Utloile Silaigwana
Mr Utloile Silaigwana
Utoile.jpg

Mr Utloile Silaigwana is the acting chief elections officer taking of the Zimbabwe Electoral Commission He took over from Mrs Constance Chigwamba.[1]

References

Personal Details

No information could be found on his age, place of birth, or family.

School / Education

No information could be found on his Junior or High School, or any tertiary education.

Service / Career

Major, [Zimbabwe National Army] (ZNA) Army Education Corps.

Appointed to Zimbabwe Electoral Commission (ZEC), no date found, but pre 2008.

It must also be noted that he was appointed to ZEC when he was still a serving member of the ZNA and was thus among the people that led to the militarization of ZEC and eventually presided over the 2008 elections whose outcomes were heavily contested.

[1] Nehanda Radio, 15 March 2018; retrieved 5 July 2019

It is pertinent to note that as a serving soldier, Silaigwana was part of the tainted ZEC secretariat that withheld election results for five weeks in 2008 in a plebiscite that SADC and the AU emphatically rejected as not reflective of the will of the people of Zimbabwe.

Cite error: Closing </ref> missing for <ref> tag

Senate Hansard 22 February 2017, Vol 26, No 32; retrieved 5 July 2019.


In an interview with News Day, 1 October 2018, Utoile Silaigwana talked about ZEC’s work outside of major elections. ZEC run by-elections, they train, they are visited by other electoral management bodies (EMBs), they do ‘delimitation’ (setting electoral boundaries based to the number of voters in a geographical area), on-going voter registration, and making recommendations to parliament or internal administrative recommendations resulting from past elections.

Asked if he might resign, he responded,

“What motivates me to keep standing upright is I believe that we conducted this election in terms of the existing law and we did not violate any law; that’s what keeps me standing because perception, well, it’s something else.

As an election manager, I look at the law; have we conducted the elections in terms of the law. Have we provided what is expected of us? Yes

If we had violated the country’s laws in terms of running the elections, I would not be standing upright like now.”

[2]

A delegation from the Elections Board of Ethiopia was in Zimbabwe at that time, and the Elections Management Board of Lesotho also came. “The bottom line is we want to conduct elections based on the principles that are internationally recognised.” [1] Newsday, 1 October 2018; retrieved 5 July 2019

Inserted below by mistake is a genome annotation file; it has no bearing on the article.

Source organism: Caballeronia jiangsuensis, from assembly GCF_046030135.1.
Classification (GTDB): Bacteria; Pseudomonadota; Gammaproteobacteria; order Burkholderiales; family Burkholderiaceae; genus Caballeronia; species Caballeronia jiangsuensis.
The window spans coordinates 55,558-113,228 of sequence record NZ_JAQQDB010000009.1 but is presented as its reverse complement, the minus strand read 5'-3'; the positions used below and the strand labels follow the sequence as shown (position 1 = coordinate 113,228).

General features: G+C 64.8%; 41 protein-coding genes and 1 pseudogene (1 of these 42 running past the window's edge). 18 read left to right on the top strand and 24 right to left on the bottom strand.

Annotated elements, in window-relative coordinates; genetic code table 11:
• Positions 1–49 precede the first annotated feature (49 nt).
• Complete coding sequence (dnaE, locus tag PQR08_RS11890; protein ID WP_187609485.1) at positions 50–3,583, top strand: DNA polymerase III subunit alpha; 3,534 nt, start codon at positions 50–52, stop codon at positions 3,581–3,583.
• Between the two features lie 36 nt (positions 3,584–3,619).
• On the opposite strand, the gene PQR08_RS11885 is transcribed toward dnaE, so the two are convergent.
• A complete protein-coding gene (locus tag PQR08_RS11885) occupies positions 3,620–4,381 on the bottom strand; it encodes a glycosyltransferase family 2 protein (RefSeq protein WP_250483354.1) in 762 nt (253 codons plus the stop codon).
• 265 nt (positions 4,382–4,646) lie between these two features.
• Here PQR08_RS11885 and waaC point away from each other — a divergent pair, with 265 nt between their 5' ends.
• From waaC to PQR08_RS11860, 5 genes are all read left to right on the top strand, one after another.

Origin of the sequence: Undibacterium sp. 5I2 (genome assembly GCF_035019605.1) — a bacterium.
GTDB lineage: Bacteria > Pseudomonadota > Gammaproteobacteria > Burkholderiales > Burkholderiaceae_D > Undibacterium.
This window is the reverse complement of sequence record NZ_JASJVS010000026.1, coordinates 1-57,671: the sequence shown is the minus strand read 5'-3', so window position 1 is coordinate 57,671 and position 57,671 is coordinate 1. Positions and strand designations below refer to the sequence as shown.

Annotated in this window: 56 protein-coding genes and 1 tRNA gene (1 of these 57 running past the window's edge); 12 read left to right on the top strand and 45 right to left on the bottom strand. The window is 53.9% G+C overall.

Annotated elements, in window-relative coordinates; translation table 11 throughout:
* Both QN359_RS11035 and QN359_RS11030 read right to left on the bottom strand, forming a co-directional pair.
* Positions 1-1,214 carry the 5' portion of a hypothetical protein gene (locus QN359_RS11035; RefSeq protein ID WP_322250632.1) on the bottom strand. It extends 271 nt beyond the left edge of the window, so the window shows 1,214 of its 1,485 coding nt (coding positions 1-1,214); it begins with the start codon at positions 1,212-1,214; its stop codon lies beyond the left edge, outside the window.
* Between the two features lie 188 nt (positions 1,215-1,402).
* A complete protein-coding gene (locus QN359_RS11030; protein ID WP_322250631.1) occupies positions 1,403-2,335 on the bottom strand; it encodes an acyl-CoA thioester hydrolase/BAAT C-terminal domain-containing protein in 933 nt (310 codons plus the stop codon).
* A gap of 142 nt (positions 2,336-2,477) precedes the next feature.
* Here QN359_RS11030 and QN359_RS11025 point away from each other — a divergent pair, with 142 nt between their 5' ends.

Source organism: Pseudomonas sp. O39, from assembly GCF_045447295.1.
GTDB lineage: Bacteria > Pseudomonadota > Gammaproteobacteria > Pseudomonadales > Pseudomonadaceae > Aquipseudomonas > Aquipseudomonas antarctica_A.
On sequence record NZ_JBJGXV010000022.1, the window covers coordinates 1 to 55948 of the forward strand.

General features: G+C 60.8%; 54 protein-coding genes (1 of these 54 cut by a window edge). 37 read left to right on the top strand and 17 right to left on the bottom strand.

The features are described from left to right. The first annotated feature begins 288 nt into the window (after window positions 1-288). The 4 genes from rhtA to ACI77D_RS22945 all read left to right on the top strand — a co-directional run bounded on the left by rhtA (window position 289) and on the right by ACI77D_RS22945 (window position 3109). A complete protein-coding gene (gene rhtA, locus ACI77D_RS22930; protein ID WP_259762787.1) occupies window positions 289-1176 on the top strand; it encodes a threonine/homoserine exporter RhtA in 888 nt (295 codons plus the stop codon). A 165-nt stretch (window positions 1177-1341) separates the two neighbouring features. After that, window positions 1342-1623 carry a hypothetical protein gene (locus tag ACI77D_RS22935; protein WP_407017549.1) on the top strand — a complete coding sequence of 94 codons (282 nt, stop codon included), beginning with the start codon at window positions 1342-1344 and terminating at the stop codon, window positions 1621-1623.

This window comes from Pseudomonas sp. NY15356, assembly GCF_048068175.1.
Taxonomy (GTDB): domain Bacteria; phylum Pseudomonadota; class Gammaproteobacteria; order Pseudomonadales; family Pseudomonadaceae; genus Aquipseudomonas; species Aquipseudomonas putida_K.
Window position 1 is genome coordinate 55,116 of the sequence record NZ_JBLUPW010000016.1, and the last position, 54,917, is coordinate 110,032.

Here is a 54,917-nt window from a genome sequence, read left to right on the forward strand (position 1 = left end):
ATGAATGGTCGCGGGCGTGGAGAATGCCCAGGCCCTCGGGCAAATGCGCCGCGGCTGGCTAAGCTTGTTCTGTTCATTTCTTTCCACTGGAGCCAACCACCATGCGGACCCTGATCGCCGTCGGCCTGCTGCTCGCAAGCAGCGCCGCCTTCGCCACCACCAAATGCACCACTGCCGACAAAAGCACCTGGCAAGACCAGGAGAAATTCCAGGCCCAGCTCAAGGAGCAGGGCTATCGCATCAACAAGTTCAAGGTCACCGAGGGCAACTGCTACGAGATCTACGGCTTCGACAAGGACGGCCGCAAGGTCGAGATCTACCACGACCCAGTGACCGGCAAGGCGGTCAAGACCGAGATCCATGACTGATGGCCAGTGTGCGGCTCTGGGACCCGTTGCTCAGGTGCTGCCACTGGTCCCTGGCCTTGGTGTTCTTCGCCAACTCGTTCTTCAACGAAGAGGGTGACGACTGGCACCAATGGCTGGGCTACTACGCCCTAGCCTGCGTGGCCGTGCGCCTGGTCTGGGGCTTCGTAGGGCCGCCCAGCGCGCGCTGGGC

On 31 March 2008, he announced the first parliamentary election results. [2] Mail and Guardian, 31 March 2008; retrieved 5 July 2019.


At [Tendai Biti]’s trial, January and February 2019, he gave evidence. [3] Zimbabwe Situation, 24 January 2019; retrieved 5 July 2019. [4] Zimbabwe Situation, 24 January 2019; retrieved 5 July 2019. [5] Zimbabwe Situation, 7 February 2019; Retrieved 5 July 2019.

During the trial, he admitted:

Zimbabwe Electoral Commission (Zec)’s acting chief elections officer, Utoile Silaigwana, yesterday admitted that the electoral body did not invite chief election agents of political parties to verify last year’s July 30 election results as required by the law.

<ref>[6]<\ref> Zimbabwe Situation 24 January 2019; retrieved 5 July 2019.

The [Crisis in Zimbabwe Coalition] (CiZC) issued a statement.


Further Reading

https://nehandaradio.com/2019/07/04/silaigwanas-appointment-dents-zec-credibility/ Jul 4, 2019

[7] Kennedy Chokuda Linked in: accessed July 2019.

https://mbaretimes.com/tag/utoile-silaigwana/ 24/01/2019

https://nehandaradio.com/2019/07/04/silaigwanas-appointment-dents-zec-credibility/

Utoile Siliangwa is mentioned in two books; ``History of Zimbabwe’’ [8] Amazon Books; Accessed 5 July 2019.


And; ``Zimbabwe:The End of the First Republic’’ By Jacob W. Chikuhwa [9] Amazon Books; Accessed 5 July 2019.